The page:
#Inbound14 Recap: The future of content marketing is here

I’ve been in Boston all week attending Hubspot’s annual Inbound conference. Here’s the highlights from Day One and Day Two.

When we look back at the history of the content marketing movement, we are going to mark 2014 as a watershed moment. During this year, “content marketing” proved its worth. This is the year we stopped having to convince people to do content marketing – instead, the discussion shifted to, “Now that we are all doing this, how do we make it work?”

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I came to this conclusion on my way home from Hubspot’s Inbound14 — a gathering of Hubspot users and content marketing experts. It was designed to inspire, educate, and connect content marketers so they can make more remarkable content. (We’ll come back to that phrase later.) In past years, I heard a lot of speakers inspiring and convincing the audience that content marketing was the way forward.

This year, there was less of that. Instead, I heard more about how to make your ongoing content marketing initiative more successful. The conversation has changed from, “Should I do content marketing?” to, “How can I make it more successful?” — and that’s a big deal! However, that change is also a big dilemma for content marketing practitioners. Where it used to be good enough to just put up a blog post that was helpful and answered important questions, that’s no longer remarkable.

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From the main floor area

The whole basis for content marketing isn’t really the fact that you are creating content — it’s that you are doing something remarkable. Something that stands out from your competitors. Something that people want and want to share. Two or three years ago, that meant you were educating more than you were advertising, that you listened to your customers and responded, and that you were acting like a human. But what happens when the revolution is over and the content marketers have won? What happens when everyone is educating, listening, and being more human? That original strategy is no longer remarkable! So now, marketers are faced with a tougher challenge. How do we produce remarkable content in a world saturated with content?

Selfie with the DTC and Educo team!

Selfie with the DTC and Educo team!

It reminds me of an artist friend of mine who was setting up his fine art paintings at an art fair when he noticed the person in the booth next to him unloading 5 gallon buckets and displaying them in that booth. My friend had 6 – 10 paintings, and his neighbor had buckets of art. When the world is full of content, how do you make yours stand out? Here are some other indicators that pointed me to this sea of change:

More perspiration, less inspiration

Hubspot isn’t the scrappy little upstart competitor anymore. Now they are the $75M growth company preparing for their IPO. This company has gone from a rebel group trying to incite a revolution to a big business trying to make sure they have happy customers who don’t just like their software, but are seeing real ROI from it. This was reflected in the speakers who were focused on helping folks make their content better, improve their distribution, etc. We’re beyond the basics now, and the bulk of the crowd was there to up their game.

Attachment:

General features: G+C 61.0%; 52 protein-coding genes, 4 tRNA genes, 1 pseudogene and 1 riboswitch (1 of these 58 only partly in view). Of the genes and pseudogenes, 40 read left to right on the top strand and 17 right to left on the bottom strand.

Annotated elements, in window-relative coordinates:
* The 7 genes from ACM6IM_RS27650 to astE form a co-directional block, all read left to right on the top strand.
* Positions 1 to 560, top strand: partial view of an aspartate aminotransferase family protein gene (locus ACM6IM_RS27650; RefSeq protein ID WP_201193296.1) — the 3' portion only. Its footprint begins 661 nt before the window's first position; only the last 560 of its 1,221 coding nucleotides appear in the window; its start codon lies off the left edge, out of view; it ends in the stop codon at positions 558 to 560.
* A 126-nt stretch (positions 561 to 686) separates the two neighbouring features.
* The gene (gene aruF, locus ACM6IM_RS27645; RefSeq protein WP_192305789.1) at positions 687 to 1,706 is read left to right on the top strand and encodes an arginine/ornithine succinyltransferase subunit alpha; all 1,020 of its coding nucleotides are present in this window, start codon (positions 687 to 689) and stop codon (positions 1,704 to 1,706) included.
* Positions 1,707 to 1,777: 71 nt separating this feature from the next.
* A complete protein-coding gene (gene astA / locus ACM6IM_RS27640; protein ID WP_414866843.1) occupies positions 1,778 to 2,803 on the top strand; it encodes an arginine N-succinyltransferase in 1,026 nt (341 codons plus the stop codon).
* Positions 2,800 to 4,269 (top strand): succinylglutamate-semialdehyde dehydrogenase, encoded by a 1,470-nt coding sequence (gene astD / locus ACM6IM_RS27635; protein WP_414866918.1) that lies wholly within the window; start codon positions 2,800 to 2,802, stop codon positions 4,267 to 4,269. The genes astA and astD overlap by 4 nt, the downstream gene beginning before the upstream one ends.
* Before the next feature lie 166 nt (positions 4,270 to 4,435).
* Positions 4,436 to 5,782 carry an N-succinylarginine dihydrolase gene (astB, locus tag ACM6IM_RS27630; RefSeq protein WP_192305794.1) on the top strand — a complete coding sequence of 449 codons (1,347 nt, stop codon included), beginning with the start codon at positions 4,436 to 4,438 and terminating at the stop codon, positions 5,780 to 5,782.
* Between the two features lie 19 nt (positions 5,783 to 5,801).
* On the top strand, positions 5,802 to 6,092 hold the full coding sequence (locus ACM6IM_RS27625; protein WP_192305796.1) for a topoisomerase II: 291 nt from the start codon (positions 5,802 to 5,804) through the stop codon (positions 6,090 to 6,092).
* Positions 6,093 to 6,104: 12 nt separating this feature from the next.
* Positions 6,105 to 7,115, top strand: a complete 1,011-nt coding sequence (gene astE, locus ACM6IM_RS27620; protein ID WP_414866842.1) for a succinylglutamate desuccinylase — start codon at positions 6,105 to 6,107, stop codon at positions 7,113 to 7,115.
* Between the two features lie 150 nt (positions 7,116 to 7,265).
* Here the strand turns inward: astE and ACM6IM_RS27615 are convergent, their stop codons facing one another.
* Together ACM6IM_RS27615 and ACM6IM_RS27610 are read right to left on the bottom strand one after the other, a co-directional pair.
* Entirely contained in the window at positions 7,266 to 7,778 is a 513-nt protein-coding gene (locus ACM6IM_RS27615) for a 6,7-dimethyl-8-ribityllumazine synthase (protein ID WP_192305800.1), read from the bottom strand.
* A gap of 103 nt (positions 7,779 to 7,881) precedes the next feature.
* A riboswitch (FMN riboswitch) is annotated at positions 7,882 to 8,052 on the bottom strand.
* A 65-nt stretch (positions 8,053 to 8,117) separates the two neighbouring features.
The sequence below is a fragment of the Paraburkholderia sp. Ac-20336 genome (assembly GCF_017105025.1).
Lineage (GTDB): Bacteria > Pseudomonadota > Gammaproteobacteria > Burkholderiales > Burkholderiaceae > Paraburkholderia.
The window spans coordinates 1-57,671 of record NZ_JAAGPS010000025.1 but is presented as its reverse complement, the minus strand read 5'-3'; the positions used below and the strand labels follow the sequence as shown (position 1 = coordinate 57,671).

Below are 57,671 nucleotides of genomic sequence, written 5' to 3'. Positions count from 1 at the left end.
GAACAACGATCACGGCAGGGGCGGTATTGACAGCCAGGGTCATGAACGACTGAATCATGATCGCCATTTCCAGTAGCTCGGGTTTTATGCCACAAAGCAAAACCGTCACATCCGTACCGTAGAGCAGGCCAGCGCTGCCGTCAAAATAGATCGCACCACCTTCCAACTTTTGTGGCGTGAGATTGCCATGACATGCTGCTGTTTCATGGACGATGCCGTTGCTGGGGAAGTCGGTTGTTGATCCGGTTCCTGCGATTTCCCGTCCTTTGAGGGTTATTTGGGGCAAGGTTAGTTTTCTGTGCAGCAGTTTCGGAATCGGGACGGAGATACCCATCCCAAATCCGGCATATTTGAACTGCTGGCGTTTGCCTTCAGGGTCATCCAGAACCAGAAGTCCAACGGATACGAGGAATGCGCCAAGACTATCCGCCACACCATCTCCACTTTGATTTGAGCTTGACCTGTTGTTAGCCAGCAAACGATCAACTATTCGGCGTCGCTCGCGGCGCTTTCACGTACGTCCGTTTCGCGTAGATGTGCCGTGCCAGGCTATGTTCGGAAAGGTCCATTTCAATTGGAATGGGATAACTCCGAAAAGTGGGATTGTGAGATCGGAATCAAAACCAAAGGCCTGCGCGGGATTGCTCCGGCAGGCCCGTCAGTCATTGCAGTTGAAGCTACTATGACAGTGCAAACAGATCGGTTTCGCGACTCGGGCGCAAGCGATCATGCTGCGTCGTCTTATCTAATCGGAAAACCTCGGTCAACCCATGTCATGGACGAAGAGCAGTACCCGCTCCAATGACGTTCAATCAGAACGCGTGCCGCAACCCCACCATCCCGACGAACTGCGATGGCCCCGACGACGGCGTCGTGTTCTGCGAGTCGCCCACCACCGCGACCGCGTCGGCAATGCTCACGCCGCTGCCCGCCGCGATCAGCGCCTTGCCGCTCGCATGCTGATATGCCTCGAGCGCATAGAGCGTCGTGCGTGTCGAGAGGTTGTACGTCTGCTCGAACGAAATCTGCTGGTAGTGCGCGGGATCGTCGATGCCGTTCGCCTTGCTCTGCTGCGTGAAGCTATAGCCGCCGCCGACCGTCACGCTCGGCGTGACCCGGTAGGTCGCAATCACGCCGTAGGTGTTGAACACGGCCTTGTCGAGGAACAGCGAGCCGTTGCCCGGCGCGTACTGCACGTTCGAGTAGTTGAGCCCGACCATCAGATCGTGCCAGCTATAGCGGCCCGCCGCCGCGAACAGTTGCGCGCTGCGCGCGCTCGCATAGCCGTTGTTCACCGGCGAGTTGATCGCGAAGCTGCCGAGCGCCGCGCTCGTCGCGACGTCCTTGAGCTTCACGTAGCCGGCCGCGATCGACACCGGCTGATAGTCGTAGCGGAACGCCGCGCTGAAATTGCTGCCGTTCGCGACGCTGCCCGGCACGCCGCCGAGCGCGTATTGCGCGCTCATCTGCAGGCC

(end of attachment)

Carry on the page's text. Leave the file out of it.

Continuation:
More great software, less of a science-fair project.

IMG_0040I’m really excited about how Hubspot has re-thought the CRM system with their new Sidekick and Sales products. I know a lot of clients for whom SalesForce is just too heavy and complicated, and this looks perfect for them. Writing great software is hard, and these guys just keep hitting the mark with it.

Because Hubspot keeps adding pieces to their system, customers don’t have to piece lots of different systems together anymore. You used to need a CMS, a social platform, a CRM, an analytics package, some landing page/conversion software…now that’s all here for you. They have a pretty complete package (still with some rough edges that need refinement), but it’s a very solid product overall.

More implementers, fewer decision makers.

The crowd was about twice as large this year as it was last year. But size wasn’t the only difference I noticed. Last year I saw a lot of CEO’s and CMO’s who were evaluating content marketing as a tactic as well as Hubspot as a solution. This year, though, the crowd was dominated by people who were in the content marketing business looking for help to do it better.

More how to do, less what to do.

As a result of the shift in audience, there was far less discussion of, “What should we be doing? Should we be on social? Should we be advertising?” Those questions were done deals for this audience. The conversation was focused much more on, “How should we be doing social better? How can we make our content stronger?” In short: This is the year the “world changed”. Now that the content marketing bandwagon is full, how will you make your content remarkable?







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